I'm excited about my latest article publication, and my latest venture in the food writing journey --a feature story in the June issue of Bay Area Business Woman that highlights the 3rd annual International Chocolate Salon held in March at Fort Mason in San Francisco. I am proud to say I have officially graduated from the world of Snickers and M&M's (OK, they have their moments as well), to the world of Dagoba, Chuao, and Theo.

I learned that in 2008, chocolate sales were a whopping $17 billion, and that organic chocolates are currently the fastest growing snack in the country, with US sales jumping to $94 million. Event highlights included spa products, exotic flavors like "sizzling bacon bars," (maybe don't try this at home), and fast growing celebrity brands like Cocoa Bella, Jade Chocolates, and the old favorite Ghirardelli. Highlights of the article include:

*Interview with Lisa Averbuch, founder of Loft Liqueurs, the country's only organic spirit company.
"I saw that there was a gap in the marketplace, and I had a great product in the making, so I just went for it," Lisa states. Her delicious flavors include lavender, lemongrass, and spicy ginger. I tasted the lemongrass and it was off the hook!

*Interview with Jeanne Lindberg, owner of San Mateo's Jeanne's Fudge, which also was very rich and yet light. I admit I am not a fudge fan, but after my taste test, I'm changing my ways and heading to Jeanne's.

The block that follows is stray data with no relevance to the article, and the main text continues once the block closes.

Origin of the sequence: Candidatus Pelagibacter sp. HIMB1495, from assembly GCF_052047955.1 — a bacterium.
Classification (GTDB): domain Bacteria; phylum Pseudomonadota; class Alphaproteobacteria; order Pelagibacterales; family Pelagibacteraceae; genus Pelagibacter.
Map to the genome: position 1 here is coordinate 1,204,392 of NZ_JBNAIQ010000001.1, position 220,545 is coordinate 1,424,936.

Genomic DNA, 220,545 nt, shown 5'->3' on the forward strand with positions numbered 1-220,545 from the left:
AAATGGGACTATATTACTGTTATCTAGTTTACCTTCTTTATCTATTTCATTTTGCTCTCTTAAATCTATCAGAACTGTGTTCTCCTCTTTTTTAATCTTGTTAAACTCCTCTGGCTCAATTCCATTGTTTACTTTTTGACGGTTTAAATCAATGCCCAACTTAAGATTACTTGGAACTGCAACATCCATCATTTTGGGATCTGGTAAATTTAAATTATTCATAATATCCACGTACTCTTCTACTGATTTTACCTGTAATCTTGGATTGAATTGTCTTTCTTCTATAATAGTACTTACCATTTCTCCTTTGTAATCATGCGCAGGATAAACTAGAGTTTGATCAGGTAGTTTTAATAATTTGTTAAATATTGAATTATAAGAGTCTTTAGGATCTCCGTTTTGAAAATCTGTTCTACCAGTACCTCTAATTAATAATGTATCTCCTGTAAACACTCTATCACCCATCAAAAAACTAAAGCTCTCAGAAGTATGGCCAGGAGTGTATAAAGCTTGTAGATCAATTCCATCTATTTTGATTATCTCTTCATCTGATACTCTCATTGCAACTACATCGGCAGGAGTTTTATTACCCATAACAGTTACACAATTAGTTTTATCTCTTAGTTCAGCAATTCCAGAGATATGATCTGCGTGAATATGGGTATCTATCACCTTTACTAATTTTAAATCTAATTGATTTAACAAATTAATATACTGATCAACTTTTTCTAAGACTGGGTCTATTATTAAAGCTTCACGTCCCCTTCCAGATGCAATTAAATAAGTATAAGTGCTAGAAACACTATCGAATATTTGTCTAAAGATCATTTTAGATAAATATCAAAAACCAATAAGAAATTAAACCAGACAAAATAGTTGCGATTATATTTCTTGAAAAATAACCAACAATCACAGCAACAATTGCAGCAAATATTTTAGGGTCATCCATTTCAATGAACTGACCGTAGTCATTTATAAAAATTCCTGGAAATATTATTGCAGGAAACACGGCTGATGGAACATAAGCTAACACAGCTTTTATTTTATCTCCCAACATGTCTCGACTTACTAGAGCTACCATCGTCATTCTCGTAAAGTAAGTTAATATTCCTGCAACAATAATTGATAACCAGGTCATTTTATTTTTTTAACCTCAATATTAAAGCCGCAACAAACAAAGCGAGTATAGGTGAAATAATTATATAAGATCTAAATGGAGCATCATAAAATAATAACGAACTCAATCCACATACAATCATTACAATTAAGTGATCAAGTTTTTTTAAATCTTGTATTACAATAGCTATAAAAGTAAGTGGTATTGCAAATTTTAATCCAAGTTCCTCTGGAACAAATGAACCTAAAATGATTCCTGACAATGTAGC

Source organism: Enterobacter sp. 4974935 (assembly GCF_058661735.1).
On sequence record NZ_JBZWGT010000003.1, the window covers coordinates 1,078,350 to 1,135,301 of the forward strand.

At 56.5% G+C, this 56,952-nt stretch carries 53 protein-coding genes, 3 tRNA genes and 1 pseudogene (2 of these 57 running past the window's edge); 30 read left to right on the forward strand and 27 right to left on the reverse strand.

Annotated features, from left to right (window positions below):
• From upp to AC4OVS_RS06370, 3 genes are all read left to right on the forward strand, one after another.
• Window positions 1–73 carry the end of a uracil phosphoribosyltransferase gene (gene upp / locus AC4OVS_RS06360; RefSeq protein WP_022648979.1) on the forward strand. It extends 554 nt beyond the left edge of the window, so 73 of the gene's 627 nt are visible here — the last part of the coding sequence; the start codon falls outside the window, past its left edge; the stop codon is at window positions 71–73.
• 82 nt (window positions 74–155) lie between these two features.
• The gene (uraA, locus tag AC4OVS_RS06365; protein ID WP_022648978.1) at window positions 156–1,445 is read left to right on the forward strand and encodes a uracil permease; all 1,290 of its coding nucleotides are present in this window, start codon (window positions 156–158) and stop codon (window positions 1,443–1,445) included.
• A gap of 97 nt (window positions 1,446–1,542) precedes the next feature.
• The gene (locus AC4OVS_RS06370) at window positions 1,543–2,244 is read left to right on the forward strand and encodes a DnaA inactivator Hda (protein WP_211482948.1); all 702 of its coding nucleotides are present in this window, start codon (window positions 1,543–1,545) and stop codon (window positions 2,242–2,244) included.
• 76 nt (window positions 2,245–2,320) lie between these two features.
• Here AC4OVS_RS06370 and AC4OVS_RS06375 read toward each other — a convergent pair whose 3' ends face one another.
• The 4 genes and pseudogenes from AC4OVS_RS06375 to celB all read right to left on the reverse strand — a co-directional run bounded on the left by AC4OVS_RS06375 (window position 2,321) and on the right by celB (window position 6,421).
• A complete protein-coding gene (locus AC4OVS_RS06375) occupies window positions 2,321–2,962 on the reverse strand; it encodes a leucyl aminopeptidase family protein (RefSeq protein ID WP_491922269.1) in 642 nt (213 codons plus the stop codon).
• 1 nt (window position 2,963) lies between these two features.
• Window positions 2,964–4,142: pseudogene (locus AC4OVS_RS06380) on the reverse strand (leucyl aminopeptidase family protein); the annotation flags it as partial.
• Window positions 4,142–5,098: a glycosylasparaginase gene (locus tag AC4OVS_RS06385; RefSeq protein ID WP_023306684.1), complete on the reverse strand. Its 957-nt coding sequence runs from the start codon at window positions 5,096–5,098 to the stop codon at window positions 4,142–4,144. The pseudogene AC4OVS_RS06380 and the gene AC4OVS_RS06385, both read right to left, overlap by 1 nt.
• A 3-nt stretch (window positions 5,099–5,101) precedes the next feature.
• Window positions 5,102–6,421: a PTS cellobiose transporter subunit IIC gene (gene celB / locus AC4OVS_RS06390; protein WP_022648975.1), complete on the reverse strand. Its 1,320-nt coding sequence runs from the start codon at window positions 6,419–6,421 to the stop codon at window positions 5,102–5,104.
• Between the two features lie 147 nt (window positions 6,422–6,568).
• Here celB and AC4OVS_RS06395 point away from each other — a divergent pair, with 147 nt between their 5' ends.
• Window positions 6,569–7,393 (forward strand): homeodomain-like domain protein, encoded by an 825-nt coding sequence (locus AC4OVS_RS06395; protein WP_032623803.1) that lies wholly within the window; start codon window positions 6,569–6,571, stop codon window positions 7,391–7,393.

"I've been told countless times by people that this is the best fudge they ever had," Jeanne says.

It was interesting that many of the chocolate entrepreneurs I interviewed had one thing in common: a "seize the day" approach that led them to go for it. This is a good business lesson for many of us. It was also interesting that even in a down economy, chocolate was clearly recession proof, with many of us treating ourselves to small indulgences.

A few tips on interviewing chocolatiers for tv or video (note: I have a vid in the works)
1. Introduce the chocolatier to the audience
2. Listen to the processes, themes, and ingredients that distinguish one chocolate from another.
3. Accept the offer (that you most certainly will get) to taste a piece, and pick the yummiest looking one (don't take too long, someone else might grab it!)
4. When you taste the chocolate, carefully savor the textures, and identify key ingredients. Some gourmet chcocolates, for example, contain olive oil. Explain what the chocolate tastes like to the viewer, and be specific.